This year we will be remembering the beginning of the First World War. Most of our towns and villages have a memorial to those who died fighting in this war and many of these are situated in our churches.
As a way of remembering I understand that all local councils are drawing together a list of all the memorials to those who died for their country in that conflict.
We have a memorial in our church in Market Weighton which reminds us of the sacrifice that was made.
Many of our schools are also studying WWI this year with a particular focus on the cost of war and those who work for reconciliation and peace. It is appropriate that we do what we can to stop losing sight of the great sacrifice that was made by so many in that war particularly as there can be few left in this country who have direct experience of it.
There is, however, a fine line to be drawn when remembering major conflicts. Do we just remember them and give thanks for those who suffered or do we celebrate the occasion?
I, like many I think, find it difficult to “celebrate” an event like this when the loss of life was so high and the damage caused so great.
I do believe that it is right that we remember and give thanks for those who fought in that war, those who suffered because of it and those who died as a result of it.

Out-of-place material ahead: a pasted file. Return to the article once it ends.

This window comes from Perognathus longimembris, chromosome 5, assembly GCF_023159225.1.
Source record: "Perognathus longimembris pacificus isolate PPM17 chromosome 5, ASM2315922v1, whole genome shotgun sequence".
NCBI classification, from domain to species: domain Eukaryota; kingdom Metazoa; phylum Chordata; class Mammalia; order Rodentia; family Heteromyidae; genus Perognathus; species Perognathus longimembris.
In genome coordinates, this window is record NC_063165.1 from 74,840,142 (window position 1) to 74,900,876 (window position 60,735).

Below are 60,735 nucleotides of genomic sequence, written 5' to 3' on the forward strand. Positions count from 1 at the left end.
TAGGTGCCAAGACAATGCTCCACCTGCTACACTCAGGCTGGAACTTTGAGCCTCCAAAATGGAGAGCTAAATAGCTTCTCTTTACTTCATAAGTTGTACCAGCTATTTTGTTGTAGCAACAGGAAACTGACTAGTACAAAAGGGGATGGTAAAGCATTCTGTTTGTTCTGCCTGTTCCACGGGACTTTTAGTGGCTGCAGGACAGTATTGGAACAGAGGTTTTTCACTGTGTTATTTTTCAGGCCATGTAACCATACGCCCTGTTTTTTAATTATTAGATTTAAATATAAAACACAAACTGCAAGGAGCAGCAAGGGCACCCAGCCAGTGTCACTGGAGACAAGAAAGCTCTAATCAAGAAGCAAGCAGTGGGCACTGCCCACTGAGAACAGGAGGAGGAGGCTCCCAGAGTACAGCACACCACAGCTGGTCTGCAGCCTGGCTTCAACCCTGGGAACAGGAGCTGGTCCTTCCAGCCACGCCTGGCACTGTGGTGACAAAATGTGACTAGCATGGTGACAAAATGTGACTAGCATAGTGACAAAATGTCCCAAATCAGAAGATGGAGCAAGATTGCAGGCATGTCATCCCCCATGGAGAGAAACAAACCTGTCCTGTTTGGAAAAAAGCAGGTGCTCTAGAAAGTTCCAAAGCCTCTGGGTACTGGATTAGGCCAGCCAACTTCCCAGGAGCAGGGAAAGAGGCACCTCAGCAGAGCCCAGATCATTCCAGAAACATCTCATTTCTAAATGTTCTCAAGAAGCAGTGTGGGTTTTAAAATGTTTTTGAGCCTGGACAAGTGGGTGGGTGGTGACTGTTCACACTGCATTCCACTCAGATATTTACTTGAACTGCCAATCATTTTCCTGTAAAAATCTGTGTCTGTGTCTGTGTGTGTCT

None of us is able to survive entirely on our own, we all need the help of others on occasions. These people suffered because of this conflict or, indeed, made the ultimate sacrifice and lost their lives as a result of it so that we can live in freedom, and we must not forget this.
So let us remember before God and give thanks for all those who suffered as a result of the First World War and particularly those who gave their lives that we might live. The Father will hear and understand our prayers as his Son, Jesus, died that we might have life. Revd David Everett – vicar of Market Weighton, Goodmanham & Sancton.